By Staff Sgt. Tina Villalobos
35th Infantry Division Public Affairs
CAMP ARIFJAN, Kuwait – The Office of the Staff Judge Advocate for Operation Spartan Shield hosted an all-day continuing legal education seminar Oct. 27. More than 30 military legal professionals from several different units throughout the area of operation attended, including Maj. Gen. Victor Braden, 35th Infantry Division commander, Kansas Army National Guard, who led the discussion.
“I think it’s a great opportunity to get the legal community together and to just have some discussions about trends that we see or issues that come up,” said Braden. “It’s always great to get everybody together and get a feel for what the issues are, and how best to go about appropriately addressing those in a legally sound way.”The attorneys came together to engage in an open forum where they could network, develop a cohesive environment, discuss ethics in law, stay abreast of changes in military law, and engage one another regarding law pertaining to Operation Spartan Shield. The seminar provided an environment to share ideas and issues, and earn continuing education credits.
Participation was not limited by location, and presenters and attendees participated from as far away as the United States and the United Arab Emirates.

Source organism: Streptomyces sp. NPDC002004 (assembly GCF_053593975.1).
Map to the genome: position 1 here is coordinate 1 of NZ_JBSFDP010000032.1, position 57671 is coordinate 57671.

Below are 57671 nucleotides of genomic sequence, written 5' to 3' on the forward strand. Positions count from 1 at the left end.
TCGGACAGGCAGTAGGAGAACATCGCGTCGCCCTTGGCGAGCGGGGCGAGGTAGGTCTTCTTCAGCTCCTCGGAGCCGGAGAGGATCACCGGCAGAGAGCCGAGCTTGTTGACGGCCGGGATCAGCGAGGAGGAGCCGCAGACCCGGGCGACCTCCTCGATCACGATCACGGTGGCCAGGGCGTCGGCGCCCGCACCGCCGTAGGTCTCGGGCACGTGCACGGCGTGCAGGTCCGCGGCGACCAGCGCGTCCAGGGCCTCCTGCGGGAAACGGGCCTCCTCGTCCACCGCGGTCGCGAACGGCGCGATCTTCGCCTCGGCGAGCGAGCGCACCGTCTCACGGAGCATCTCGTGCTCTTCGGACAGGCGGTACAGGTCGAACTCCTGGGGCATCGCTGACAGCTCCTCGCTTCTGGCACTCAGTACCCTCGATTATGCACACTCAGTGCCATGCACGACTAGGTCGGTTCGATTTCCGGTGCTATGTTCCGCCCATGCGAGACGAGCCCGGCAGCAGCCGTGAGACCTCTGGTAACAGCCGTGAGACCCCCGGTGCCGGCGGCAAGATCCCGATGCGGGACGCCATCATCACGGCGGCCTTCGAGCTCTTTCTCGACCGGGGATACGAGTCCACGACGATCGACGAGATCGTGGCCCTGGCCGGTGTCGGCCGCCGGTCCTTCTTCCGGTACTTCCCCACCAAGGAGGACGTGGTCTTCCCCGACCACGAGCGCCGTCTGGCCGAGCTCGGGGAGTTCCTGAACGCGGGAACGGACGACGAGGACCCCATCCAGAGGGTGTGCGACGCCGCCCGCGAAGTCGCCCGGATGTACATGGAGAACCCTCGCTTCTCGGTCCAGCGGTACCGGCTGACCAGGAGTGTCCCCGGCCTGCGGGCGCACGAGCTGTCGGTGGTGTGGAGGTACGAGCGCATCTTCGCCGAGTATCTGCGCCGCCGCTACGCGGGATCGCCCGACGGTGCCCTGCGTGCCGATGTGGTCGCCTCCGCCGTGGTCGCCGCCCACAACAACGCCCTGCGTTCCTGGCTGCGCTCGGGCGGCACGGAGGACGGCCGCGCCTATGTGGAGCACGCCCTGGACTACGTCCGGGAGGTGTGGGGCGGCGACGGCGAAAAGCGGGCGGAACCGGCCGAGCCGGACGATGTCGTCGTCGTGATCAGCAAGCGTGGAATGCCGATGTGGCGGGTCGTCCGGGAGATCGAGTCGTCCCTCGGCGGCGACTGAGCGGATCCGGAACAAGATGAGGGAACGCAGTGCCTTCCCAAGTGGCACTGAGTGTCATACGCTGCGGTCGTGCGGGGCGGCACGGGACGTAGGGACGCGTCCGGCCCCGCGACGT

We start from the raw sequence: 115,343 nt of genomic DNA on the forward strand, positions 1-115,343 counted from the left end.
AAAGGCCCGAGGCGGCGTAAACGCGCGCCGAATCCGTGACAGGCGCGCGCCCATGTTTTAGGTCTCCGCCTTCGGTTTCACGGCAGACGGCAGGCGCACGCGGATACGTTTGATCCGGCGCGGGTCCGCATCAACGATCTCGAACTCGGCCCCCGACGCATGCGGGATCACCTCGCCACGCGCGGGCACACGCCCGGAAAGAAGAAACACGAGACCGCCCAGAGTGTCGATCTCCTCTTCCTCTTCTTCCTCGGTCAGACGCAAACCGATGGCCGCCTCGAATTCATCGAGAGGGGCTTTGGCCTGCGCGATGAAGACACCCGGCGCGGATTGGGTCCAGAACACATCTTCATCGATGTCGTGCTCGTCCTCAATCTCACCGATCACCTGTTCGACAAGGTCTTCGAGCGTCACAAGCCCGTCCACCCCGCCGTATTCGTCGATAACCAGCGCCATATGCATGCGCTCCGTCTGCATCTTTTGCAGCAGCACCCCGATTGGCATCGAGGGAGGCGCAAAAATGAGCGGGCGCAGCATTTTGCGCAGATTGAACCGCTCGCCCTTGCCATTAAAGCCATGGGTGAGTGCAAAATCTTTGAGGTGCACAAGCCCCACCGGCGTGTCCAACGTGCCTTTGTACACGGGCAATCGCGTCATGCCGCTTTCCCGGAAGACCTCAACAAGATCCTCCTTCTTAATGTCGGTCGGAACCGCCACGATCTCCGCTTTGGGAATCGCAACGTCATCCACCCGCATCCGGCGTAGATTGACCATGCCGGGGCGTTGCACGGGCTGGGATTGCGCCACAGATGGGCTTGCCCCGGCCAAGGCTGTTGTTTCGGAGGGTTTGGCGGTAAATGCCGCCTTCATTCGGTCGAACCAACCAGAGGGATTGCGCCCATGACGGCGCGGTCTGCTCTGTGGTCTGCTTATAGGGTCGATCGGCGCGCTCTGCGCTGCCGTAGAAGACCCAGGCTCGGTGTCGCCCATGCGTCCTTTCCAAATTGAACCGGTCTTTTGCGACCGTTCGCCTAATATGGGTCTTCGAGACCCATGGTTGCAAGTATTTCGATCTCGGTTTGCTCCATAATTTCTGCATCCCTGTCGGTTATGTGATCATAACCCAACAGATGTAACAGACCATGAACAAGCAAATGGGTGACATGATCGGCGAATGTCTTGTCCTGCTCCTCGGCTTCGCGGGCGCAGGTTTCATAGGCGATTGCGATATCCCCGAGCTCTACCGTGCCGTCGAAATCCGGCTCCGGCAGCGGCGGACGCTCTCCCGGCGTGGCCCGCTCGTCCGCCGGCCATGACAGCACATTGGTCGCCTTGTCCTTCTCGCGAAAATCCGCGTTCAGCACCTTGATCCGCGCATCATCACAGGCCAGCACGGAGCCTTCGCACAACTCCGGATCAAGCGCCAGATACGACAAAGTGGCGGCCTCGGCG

“We have nine different presentations,” said Sgt. Maj. Timothy Rains, command paralegal for 35th ID. “The chief justice of the Kansas Supreme Court will be presenting via video teleconference. We have all of the brigade judge advocates and we have one from UAE on video teleconference.”
As practitioners of varying types of law, attendees found opportunities to learn from one another.
“At every one of these, you learn something new,” said Braden. “I think I learned quite a bit about operational law today. We discussed how we build interoperability into our engagements and some of the things we need to be thinking about to make sure that those engagements are legally sound.”
Capt. Courtney Sharp, 3rd Armored Brigade Combat team, 1st Cavalry Division, agreed.
“One of the things that I’ve learned today is that the Uniform Code of Military Justice is undergoing a new change that is being implemented in the next year,” said Sharp. “It is good for us, as attorneys, to be aware of such changes and to be ahead of the curve. The more abreast we are of the changes, the better we can advise our commanders.”
Attorneys at this conference received an additional benefit from their host. As a citizen Soldier, Braden is also a civilian attorney.
“One of the really unique things about our conference is that General Braden, as the commanding general, is an attorney himself,” said Sharp. “He brings both a commander’s perspective and the understanding of law. So he gets the legal nuances, but then he also helps us see more from the commander’s perspective; how it is we can better serve our commanders as their special staff.”